An acquaintance (for anonymity I’ll call her Ivy) recently asked me to what church do I belong. I’ve known Ivy professionally for a few years, and as long-time patrons and proprietors sometimes do, we disclose some information about our private lives. I’ve learned that she is a devout Christian and attends church regularly. That aside, I believe her to be a kind and thoughtful person, and I think the feeling is mutual.
When I answered Ivy’s question by saying that I was not affiliated with any church, for a second she looked like she didn’t believe me, and then she asked, “Why not? Aren’t you religious?”
People rarely accept a straight yes or no answer to any question. The subject of religion is no different. When I responded no, Ivy’s puzzled expression did not surprise me.
“I’m spiritual,” I told her, “But not religious.”
“What does that mean?” She asked. (Did I detect sarcasm?) “What’s the difference?”
I expected that question. I’d been asked before. Expressing my opinion usually leads to a long, dragged out discussion.
The last (and only) house of worship where I held membership was Guildfield Baptist church. I think I was about 12 years old. I had been attending Sunday school at the little church for as long as I could remember. One day, I asked my mother if I could join, and she consented. The next Sunday, when the pastor opened the doors of the church, I became a member. A few weeks afterward, I was baptized.
Having watched movies like The Bells of St. Mary and The Song of Bernadette, led my naïve and impressionable mind to believe that when I grew up, I wanted to be a nun. (Silly me.) I did not understand at the time that as a Baptist, I would have to convert to Catholicism to pursue that goal.
My parents reared my siblings and me religiously. I attended Sunday school regularly, church occasionally, and sometimes both on the same Sunday. I think mother was proud of the fact that I also sang in the junior choir, and I enjoyed it. At home, when our family gathered around the table for meals, we kids were required to say a Bible verse after grace. When I could think of nothing else, I opted for the shortest verse in the Bible, “Jesus wept.”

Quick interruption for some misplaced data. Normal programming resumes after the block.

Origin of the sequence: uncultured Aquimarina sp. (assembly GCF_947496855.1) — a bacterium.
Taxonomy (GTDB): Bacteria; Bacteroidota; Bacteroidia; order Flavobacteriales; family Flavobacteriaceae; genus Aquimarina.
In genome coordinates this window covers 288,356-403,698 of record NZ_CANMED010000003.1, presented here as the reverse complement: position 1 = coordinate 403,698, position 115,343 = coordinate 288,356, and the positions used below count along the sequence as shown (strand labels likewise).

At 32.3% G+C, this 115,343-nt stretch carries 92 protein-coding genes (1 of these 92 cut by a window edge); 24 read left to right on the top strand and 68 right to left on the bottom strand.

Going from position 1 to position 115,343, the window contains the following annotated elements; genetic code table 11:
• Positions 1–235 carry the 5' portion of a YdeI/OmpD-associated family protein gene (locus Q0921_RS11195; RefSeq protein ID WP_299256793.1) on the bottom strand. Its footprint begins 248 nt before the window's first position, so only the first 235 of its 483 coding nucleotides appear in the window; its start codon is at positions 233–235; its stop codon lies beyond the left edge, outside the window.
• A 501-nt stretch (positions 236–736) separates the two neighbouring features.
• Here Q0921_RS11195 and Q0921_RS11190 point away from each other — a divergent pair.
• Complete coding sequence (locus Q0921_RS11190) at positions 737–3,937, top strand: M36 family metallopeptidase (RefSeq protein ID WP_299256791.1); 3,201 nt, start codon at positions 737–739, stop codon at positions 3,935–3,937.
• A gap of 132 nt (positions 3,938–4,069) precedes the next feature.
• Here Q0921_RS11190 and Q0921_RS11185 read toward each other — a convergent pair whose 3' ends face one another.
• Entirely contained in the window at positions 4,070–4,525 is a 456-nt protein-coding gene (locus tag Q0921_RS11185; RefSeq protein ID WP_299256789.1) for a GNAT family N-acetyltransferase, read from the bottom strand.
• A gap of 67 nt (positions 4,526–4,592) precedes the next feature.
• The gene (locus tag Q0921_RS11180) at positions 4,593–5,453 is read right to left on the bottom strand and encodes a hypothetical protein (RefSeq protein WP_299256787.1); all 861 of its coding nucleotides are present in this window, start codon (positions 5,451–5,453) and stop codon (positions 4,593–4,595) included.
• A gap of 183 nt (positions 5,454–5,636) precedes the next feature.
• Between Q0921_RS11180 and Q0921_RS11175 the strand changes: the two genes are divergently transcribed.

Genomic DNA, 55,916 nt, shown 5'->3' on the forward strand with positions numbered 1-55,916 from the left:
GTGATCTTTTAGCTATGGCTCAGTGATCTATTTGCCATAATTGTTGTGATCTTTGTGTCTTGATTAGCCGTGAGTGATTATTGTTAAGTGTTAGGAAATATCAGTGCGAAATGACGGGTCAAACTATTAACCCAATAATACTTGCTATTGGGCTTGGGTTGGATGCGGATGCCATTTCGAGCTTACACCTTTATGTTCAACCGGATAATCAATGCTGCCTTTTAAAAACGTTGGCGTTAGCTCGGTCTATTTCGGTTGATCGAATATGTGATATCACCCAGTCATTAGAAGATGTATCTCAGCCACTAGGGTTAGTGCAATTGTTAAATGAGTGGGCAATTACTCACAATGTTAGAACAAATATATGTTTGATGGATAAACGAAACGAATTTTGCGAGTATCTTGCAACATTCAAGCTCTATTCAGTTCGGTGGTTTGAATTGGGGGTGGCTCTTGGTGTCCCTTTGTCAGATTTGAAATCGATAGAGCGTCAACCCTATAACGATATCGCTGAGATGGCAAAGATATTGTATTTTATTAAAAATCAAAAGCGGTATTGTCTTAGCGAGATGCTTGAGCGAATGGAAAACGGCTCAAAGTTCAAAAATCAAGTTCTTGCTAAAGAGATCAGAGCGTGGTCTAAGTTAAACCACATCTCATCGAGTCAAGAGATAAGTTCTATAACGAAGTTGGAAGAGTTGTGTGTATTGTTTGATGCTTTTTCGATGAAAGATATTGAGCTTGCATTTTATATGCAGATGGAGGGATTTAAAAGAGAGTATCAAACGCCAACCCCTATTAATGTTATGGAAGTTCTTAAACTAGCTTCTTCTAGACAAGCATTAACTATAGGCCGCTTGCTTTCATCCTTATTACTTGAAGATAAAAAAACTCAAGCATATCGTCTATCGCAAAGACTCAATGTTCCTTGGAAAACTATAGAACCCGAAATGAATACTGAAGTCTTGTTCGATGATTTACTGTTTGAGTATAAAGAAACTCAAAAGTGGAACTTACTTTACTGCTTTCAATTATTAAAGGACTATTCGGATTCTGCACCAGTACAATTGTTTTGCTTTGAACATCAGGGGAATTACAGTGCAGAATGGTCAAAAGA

I still remember, occasionally, sitting with my mother as she read the Bible to me and sometimes asking her questions that she answered to the best of her understanding, but not always to my satisfaction. My bible discussions with mother remain as fresh in my mind as if they occurred yesterday.
My affiliation with Guildfield church ended after my family moved out of the neighborhood in the mid-1960s. During the years following our move, I attended numerous houses of worship, including Mosques and the Kingdom Hall, but I never joined any of them. The only time I enter a church nowadays is to attend a wedding or, most likely, a funeral.
“Train up a child in the way he should go: and when he is old, he will not depart from it.” Proverbs 22:6.
My religious upbringing remains embedded, but I stay away from organized religion.
The question from Ivy wasn’t the first time that someone asked me to explain what I mean when I say that I am spiritual but not religious.
As I explained to Ivy, “It doesn’t mean that I don’t believe in God. I’m not an atheist, though I might be borderline agnostic.” I laughed. She didn’t. The puzzled look on her face told me that she didn’t understand my humorous jab or she didn’t think it was funny.
What I wanted to say to her was, “I take issue with organized religion. I dislike the hypocrisy, the disguised money-grabbing, sanctified pretense, and the holier-than-though attitude of some church folks.” But being the diplomatic person that I am (most of the time), what I said instead was, “I prefer not to follow organized practices and religious dogma. You know what they say, ‘Different strokes for different folks.’” That ended the conversation.
I don’t need religious, social networking, nor do I feel compelled to commune with a group of people or pray in a house of worship. I have a one-on-one relationship with God. If it is true that God hears us when we pray no matter where we are, then I could pray as easily in a closet or car, as in a church.
In my lifetime, I’ve known some professed atheists whose moral standards and actions are better than some people who regularly fill the church pews. Absent their belief in God; I find atheists to be no more immoral, judgmental, or hypocritical than folks who claim to be holy and sanctified.
Some people use the terms religious and spiritual interchangeably. As I see it, religious people base their faith on what they are taught by ministers, priests, pastors, overseers, and other dutiful clergypersons. Spiritual but non-religious people often develop our beliefs based on personal experiences that may or may not be gleaned from our familiarity with religious organizations. No matter how we choose to identify ourselves — as spiritual or religious — the important factor is how we live and how we honor God.